Detmers, Ines

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Introduction [zu: Empathy and its Limits]

2016, Assmann, Aleida, Detmers, Ines

Empathy is a new topic. It spans and connects different disciplines that — so far — have had little to say to each other. One of the main problems currently discussed in sociobiology, for instance, is to explain why we have pro-social emotions (Gintis et al. 2003). Such pro-social emotions have been identified not only as the basis for altruism and human cooperation but also as the central motor for cognitive and social evolution. We have learned in the last few years that it was because human actors were able to understand their mutual aims and goals so perfectly that they were able to coordinate complex activities. This led to leaps in evolution that were withheld from other species. Recent research in biological evolution has therefore repeatedly emphasized empathy as the central factor in the process of evolution from primates to humans (Tomasello 2009). Empathy was discovered to be the key emotion that fostered the cognitive evolution of the human brain. It consists of the capability to ‘think in the mind of another’, to anticipate the reactions of another human being, and to interact with his or her projects. Without empathy, scientists tell us, humans would not be able to enlarge their brain volume, to enter into common projects, or to use their cultural heritage. These new insights have given rise to a new body of research, including new applications in practical and cultural domains for creating a better future.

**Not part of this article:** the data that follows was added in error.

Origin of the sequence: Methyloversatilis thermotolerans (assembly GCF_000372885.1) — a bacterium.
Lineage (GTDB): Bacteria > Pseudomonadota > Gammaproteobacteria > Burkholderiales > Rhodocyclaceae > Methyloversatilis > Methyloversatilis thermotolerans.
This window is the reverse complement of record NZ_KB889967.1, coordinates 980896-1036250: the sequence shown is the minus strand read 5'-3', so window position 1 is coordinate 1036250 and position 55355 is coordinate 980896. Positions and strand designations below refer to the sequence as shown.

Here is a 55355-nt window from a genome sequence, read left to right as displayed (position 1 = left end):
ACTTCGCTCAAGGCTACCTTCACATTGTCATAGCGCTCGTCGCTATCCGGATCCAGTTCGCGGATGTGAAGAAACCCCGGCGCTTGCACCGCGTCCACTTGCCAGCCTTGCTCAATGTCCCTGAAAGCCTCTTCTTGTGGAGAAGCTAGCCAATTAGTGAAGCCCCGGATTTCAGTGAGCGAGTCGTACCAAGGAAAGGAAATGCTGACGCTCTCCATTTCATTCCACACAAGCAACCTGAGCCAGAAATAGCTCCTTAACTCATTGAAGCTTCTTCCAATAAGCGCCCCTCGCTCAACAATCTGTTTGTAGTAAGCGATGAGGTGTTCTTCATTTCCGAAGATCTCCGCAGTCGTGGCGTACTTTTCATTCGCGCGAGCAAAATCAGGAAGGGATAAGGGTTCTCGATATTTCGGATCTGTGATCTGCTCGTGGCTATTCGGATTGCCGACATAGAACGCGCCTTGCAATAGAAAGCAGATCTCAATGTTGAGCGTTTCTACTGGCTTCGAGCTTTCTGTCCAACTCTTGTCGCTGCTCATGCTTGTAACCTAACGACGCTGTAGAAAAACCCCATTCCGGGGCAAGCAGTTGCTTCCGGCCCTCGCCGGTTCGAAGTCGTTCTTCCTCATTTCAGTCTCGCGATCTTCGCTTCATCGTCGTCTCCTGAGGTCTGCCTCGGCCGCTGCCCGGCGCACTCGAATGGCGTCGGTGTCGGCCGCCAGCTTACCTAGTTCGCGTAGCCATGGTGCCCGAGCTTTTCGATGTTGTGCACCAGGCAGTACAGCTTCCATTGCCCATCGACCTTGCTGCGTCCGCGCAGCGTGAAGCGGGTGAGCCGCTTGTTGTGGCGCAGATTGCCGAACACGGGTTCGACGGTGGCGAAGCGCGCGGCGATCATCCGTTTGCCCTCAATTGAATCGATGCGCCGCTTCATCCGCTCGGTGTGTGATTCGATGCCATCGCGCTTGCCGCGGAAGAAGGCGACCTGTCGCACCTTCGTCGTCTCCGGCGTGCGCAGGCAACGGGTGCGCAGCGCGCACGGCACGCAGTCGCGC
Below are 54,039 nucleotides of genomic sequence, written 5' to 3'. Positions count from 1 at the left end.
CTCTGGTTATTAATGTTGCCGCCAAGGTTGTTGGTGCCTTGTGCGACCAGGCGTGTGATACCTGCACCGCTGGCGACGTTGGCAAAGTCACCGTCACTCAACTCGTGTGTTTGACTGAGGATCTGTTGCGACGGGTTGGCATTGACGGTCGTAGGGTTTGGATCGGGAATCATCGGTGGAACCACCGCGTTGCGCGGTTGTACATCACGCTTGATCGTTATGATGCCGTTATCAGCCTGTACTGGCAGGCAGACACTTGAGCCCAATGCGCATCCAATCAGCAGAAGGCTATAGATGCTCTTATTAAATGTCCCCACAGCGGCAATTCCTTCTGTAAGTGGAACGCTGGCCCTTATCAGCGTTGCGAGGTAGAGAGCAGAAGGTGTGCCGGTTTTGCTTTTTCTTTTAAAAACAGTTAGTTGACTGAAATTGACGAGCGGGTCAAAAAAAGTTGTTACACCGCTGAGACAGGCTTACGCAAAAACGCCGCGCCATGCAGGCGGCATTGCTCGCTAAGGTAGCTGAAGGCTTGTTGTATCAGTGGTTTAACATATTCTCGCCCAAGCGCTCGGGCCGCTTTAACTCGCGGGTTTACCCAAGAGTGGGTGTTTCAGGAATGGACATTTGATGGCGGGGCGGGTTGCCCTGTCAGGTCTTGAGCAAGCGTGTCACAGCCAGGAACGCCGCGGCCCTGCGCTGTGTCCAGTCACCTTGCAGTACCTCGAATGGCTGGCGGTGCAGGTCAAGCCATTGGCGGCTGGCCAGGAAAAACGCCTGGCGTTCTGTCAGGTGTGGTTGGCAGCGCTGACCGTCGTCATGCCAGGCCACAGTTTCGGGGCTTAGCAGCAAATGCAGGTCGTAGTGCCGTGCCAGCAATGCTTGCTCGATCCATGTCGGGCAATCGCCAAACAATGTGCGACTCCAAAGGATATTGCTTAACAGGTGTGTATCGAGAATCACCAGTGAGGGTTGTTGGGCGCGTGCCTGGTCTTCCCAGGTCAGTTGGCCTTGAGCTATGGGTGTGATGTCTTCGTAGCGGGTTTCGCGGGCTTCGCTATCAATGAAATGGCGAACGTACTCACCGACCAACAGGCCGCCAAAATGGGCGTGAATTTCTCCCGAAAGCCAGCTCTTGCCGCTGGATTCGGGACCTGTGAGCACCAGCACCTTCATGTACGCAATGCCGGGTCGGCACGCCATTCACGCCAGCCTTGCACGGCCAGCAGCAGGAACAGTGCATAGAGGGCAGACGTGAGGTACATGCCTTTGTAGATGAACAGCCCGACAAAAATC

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Empathy and its Limits

2016, Assmann, Aleida, Detmers, Ines

Empathy has been rediscovered and reshaped since the year 2000 as a concept with great interdisciplinary potential in neuroscience, socio-biology, psychology and the humanities. It is generally acknowledged as a vital emotional and social resource in a world faced with the challenges of globalization and the limitations of an endangered ecosystem. Empathy might be a unique human endowment, but we still know very little about the circumstances under which it is aroused or blocked. With its focus on the 'limits of empathy', this book therefore analyzes not only the cultural contexts that account for the generating and fostering of empathy, but also focuses on its limits and the mechanisms that lead to its blocking. Complementary to the current research in the natural sciences that celebrates the quintessential human capacity for empathy, this study will look more closely into the precarious status of empathy, its unreliability and intentional withdrawal.